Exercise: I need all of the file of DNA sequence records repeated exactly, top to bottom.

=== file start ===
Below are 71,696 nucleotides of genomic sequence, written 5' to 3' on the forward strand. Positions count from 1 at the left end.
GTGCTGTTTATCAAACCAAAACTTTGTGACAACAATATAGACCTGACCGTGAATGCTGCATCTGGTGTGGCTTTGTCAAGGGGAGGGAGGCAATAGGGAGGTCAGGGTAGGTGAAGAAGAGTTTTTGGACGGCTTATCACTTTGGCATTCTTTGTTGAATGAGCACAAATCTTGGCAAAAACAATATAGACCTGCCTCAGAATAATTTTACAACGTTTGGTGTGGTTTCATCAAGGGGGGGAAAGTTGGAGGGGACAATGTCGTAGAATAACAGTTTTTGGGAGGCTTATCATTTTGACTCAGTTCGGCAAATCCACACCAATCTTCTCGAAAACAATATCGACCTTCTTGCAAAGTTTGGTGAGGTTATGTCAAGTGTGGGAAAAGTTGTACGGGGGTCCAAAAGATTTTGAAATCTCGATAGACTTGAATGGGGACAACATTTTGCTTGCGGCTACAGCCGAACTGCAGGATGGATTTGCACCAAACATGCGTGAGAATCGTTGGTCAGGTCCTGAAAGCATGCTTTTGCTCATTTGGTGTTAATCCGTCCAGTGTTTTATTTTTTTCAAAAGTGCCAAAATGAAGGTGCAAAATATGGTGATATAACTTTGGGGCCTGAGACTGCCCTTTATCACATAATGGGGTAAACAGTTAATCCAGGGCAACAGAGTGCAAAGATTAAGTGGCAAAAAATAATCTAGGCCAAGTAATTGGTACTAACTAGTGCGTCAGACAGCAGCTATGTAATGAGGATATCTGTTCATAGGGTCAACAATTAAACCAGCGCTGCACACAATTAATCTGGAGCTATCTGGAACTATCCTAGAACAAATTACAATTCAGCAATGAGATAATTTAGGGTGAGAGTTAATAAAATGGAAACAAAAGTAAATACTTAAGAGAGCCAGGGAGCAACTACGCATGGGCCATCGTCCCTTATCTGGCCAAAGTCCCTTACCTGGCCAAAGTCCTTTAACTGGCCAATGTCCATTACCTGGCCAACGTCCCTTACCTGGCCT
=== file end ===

Below are 71,696 nucleotides of genomic sequence, written 5' to 3' on the forward strand. Positions count from 1 at the left end.
GTGCTGTTTATCAAACCAAAACTTTGTGACAACAATATAGACCTGACCGTGAATGCTGCATCTGGTGTGGCTTTGTCAAGGGGAGGGAGGCAATAGGGAGGTCAGGGTAGGTGAAGAAGAGTTTTTGGACGGCTTATCACTTTGGCATTCTTTGTTGAATGAGCACAAATCTTGGCAAAAACAATATAGACCTGCCTCAGAATAATTTTACAACGTTTGGTGTGGTTTCATCAAGGGGGGGAAAGTTGGAGGGGACAATGTCGTAGAATAACAGTTTTTGGGAGGCTTATCATTTTGACTCAGTTCGGCAAATCCACACCAATCTTCTCGAAAACAATATCGACCTTCTTGCAAAGTTTGGTGAGGTTATGTCAAGTGTGGGAAAAGTTGTACGGGGGTCCAAAAGATTTTGAAATCTCGATAGACTTGAATGGGGACAACATTTTGCTTGCGGCTACAGCCGAACTGCAGGATGGATTTGCACCAAACATGCGTGAGAATCGTTGGTCAGGTCCTGAAAGCATGCTTTTGCTCATTTGGTGTTAATCCGTCCAGTGTTTTATTTTTTTCAAAAGTGCCAAAATGAAGGTGCAAAATATGGTGATATAACTTTGGGGCCTGAGACTGCCCTTTATCACATAATGGGGTAAACAGTTAATCCAGGGCAACAGAGTGCAAAGATTAAGTGGCAAAAAATAATCTAGGCCAAGTAATTGGTACTAACTAGTGCGTCAGACAGCAGCTATGTAATGAGGATATCTGTTCATAGGGTCAACAATTAAACCAGCGCTGCACACAATTAATCTGGAGCTATCTGGAACTATCCTAGAACAAATTACAATTCAGCAATGAGATAATTTAGGGTGAGAGTTAATAAAATGGAAACAAAAGTAAATACTTAAGAGAGCCAGGGAGCAACTACGCATGGGCCATCGTCCCTTATCTGGCCAAAGTCCCTTACCTGGCCAAAGTCCTTTAACTGGCCAATGTCCATTACCTGGCCAACGTCCCTTACCTGGCCT